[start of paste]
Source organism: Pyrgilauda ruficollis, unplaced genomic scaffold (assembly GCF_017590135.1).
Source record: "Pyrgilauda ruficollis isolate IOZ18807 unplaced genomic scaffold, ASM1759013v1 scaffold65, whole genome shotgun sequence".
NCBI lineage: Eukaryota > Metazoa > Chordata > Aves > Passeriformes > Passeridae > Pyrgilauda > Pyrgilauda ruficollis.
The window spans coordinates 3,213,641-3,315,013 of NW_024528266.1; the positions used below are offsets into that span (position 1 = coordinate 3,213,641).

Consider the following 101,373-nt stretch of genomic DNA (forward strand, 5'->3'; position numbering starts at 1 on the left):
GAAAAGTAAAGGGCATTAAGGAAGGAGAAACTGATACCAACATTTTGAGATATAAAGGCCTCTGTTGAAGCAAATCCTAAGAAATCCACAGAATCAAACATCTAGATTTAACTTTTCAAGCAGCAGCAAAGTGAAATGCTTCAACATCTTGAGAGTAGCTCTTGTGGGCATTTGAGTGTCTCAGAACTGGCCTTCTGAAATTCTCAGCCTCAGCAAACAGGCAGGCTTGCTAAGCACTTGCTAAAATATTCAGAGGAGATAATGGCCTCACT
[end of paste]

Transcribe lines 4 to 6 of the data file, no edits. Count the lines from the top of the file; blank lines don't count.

The window spans coordinates 3,213,641-3,315,013 of NW_024528266.1; the positions used below are offsets into that span (position 1 = coordinate 3,213,641).

Consider the following 101,373-nt stretch of genomic DNA (forward strand, 5'->3'; position numbering starts at 1 on the left):
GAAAAGTAAAGGGCATTAAGGAAGGAGAAACTGATACCAACATTTTGAGATATAAAGGCCTCTGTTGAAGCAAATCCTAAGAAATCCACAGAATCAAACATCTAGATTTAACTTTTCAAGCAGCAGCAAAGTGAAATGCTTCAACATCTTGAGAGTAGCTCTTGTGGGCATTTGAGTGTCTCAGAACTGGCCTTCTGAAATTCTCAGCCTCAGCAAACAGGCAGGCTTGCTAAGCACTTGCTAAAATATTCAGAGGAGATAATGGCCTCACT